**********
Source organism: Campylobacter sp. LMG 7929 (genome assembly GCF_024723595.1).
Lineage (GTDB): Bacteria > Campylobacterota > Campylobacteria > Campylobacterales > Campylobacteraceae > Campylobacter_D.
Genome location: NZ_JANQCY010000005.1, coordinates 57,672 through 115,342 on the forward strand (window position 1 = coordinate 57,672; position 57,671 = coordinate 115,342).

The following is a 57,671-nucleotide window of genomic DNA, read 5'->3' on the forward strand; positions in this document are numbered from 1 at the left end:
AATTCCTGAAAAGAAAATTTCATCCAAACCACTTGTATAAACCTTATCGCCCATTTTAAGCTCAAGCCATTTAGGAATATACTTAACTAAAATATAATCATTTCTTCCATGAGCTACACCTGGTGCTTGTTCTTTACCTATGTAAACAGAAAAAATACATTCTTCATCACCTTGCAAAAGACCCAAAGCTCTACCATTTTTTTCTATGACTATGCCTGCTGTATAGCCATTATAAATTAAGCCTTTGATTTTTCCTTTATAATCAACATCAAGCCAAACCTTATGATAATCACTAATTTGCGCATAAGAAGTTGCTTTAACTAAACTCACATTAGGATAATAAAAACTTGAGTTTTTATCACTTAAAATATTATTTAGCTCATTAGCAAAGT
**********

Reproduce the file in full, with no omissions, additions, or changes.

Source organism: Campylobacter sp. LMG 7929 (genome assembly GCF_024723595.1).
Lineage (GTDB): Bacteria > Campylobacterota > Campylobacteria > Campylobacterales > Campylobacteraceae > Campylobacter_D.
Genome location: NZ_JANQCY010000005.1, coordinates 57,672 through 115,342 on the forward strand (window position 1 = coordinate 57,672; position 57,671 = coordinate 115,342).

The following is a 57,671-nucleotide window of genomic DNA, read 5'->3' on the forward strand; positions in this document are numbered from 1 at the left end:
AATTCCTGAAAAGAAAATTTCATCCAAACCACTTGTATAAACCTTATCGCCCATTTTAAGCTCAAGCCATTTAGGAATATACTTAACTAAAATATAATCATTTCTTCCATGAGCTACACCTGGTGCTTGTTCTTTACCTATGTAAACAGAAAAAATACATTCTTCATCACCTTGCAAAAGACCCAAAGCTCTACCATTTTTTTCTATGACTATGCCTGCTGTATAGCCATTATAAATTAAGCCTTTGATTTTTCCTTTATAATCAACATCAAGCCAAACCTTATGATAATCACTAATTTGCGCATAAGAAGTTGCTTTAACTAAACTCACATTAGGATAATAAAAACTTGAGTTTTTATCACTTAAAATATTATTTAGCTCATTAGCAAAGT